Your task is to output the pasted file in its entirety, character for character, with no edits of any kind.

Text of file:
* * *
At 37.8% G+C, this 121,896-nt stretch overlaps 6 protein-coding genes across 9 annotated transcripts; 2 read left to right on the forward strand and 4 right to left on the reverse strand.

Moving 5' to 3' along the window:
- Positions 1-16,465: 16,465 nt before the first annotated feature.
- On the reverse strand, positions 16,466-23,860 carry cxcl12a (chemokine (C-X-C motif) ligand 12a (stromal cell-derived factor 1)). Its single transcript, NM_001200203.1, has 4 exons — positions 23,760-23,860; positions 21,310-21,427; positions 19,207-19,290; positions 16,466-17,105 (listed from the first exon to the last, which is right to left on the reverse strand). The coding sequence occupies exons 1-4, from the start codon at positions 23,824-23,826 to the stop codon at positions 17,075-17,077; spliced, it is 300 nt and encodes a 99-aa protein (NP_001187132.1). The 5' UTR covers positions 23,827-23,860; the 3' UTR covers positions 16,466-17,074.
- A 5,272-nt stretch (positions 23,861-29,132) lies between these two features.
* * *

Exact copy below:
At 37.8% G+C, this 121,896-nt stretch overlaps 6 protein-coding genes across 9 annotated transcripts; 2 read left to right on the forward strand and 4 right to left on the reverse strand.

Moving 5' to 3' along the window:
- Positions 1-16,465: 16,465 nt before the first annotated feature.
- On the reverse strand, positions 16,466-23,860 carry cxcl12a (chemokine (C-X-C motif) ligand 12a (stromal cell-derived factor 1)). Its single transcript, NM_001200203.1, has 4 exons — positions 23,760-23,860; positions 21,310-21,427; positions 19,207-19,290; positions 16,466-17,105 (listed from the first exon to the last, which is right to left on the reverse strand). The coding sequence occupies exons 1-4, from the start codon at positions 23,824-23,826 to the stop codon at positions 17,075-17,077; spliced, it is 300 nt and encodes a 99-aa protein (NP_001187132.1). The 5' UTR covers positions 23,827-23,860; the 3' UTR covers positions 16,466-17,074.
- A 5,272-nt stretch (positions 23,861-29,132) lies between these two features.